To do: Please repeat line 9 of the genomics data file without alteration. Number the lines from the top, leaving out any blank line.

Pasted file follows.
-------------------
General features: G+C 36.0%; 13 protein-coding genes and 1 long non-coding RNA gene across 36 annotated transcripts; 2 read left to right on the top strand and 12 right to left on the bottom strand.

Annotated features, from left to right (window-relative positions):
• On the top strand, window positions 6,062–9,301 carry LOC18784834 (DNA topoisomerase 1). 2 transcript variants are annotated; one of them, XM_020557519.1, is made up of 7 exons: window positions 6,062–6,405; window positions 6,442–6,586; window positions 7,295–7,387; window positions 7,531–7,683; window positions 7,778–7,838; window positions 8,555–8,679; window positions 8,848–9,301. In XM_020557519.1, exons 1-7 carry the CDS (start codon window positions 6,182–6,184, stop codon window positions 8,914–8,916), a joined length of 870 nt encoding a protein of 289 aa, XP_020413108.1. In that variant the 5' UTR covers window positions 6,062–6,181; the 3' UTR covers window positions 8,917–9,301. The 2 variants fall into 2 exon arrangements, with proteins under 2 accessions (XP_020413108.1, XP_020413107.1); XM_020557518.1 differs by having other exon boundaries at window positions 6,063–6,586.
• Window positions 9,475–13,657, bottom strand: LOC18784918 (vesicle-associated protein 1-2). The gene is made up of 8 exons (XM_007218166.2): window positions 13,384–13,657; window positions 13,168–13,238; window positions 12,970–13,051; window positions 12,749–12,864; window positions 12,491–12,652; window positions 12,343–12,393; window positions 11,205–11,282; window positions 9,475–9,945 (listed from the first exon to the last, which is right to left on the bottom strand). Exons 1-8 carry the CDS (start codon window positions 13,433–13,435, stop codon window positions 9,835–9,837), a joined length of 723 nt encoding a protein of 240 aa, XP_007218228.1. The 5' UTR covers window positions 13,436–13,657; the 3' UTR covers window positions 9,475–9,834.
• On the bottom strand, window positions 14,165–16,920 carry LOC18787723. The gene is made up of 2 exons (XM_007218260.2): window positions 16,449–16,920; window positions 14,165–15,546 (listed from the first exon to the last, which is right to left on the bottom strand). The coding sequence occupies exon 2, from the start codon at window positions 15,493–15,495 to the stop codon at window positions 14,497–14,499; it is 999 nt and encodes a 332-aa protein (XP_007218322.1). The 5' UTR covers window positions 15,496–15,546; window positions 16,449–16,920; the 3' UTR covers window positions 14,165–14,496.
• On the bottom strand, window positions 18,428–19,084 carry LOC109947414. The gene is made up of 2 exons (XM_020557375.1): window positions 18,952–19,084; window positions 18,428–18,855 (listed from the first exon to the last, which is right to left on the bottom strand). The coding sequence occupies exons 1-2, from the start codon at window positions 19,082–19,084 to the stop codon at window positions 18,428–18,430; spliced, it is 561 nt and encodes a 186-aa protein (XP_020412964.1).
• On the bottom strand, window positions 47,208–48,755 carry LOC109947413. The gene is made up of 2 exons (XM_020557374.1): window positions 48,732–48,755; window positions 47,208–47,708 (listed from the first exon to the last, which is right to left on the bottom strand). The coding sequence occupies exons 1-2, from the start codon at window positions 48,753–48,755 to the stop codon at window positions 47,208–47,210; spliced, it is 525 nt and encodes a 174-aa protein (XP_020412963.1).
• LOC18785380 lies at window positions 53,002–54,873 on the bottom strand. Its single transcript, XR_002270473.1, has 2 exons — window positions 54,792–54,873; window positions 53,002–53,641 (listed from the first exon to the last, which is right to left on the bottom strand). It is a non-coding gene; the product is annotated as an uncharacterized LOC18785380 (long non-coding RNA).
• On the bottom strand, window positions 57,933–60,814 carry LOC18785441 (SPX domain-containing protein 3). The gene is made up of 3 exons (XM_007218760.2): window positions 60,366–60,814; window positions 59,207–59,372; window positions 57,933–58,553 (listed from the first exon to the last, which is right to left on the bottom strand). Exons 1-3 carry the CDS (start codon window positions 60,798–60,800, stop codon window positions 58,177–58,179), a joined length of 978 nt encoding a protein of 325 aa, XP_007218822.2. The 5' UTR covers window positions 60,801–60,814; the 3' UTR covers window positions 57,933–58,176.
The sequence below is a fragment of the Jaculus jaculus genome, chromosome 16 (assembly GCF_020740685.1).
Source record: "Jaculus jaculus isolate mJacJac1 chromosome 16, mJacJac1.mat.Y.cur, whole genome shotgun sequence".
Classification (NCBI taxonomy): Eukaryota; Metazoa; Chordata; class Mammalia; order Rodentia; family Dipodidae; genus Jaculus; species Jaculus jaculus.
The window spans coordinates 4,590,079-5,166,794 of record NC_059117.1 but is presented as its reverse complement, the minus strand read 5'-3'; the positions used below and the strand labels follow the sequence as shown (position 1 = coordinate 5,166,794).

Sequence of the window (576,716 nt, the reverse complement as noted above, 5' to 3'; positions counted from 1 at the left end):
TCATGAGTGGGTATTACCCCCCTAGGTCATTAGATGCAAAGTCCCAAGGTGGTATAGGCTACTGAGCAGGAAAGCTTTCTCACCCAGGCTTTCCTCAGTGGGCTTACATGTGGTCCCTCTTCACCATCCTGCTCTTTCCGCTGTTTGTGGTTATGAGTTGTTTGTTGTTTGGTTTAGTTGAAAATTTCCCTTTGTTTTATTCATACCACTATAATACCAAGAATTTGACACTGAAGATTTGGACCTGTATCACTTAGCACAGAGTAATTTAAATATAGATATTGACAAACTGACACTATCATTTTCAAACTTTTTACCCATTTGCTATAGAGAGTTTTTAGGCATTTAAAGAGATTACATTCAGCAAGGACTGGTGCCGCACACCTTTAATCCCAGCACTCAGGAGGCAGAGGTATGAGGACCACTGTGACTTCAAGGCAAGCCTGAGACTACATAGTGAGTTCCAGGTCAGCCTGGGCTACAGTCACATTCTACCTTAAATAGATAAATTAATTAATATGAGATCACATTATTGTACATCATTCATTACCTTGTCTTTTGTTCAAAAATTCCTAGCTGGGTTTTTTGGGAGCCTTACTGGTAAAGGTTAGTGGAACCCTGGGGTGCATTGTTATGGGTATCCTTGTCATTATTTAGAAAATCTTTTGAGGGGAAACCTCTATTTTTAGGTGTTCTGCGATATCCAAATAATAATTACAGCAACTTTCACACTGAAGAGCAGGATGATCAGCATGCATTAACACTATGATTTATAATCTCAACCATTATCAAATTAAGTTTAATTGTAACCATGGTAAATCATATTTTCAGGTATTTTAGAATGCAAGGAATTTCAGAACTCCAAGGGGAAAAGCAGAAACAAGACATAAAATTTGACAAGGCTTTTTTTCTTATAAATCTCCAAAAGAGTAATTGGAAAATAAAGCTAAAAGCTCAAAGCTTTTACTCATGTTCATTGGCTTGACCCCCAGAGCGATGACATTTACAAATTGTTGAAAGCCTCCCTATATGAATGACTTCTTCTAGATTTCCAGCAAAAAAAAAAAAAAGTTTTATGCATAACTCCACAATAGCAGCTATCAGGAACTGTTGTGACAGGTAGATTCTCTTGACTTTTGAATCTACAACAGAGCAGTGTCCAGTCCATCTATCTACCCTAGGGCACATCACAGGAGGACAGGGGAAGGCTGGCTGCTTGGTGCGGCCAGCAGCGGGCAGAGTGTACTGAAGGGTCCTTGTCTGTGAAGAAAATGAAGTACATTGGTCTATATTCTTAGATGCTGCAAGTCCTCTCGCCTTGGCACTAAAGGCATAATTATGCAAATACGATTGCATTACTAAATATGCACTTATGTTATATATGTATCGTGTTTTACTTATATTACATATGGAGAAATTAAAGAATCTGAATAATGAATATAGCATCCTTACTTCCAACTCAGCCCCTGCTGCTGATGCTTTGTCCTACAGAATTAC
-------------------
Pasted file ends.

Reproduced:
• On the bottom strand, window positions 57,933–60,814 carry LOC18785441 (SPX domain-containing protein 3). The gene is made up of 3 exons (XM_007218760.2): window positions 60,366–60,814; window positions 59,207–59,372; window positions 57,933–58,553 (listed from the first exon to the last, which is right to left on the bottom strand). Exons 1-3 carry the CDS (start codon window positions 60,798–60,800, stop codon window positions 58,177–58,179), a joined length of 978 nt encoding a protein of 325 aa, XP_007218822.2. The 5' UTR covers window positions 60,801–60,814; the 3' UTR covers window positions 57,933–58,176.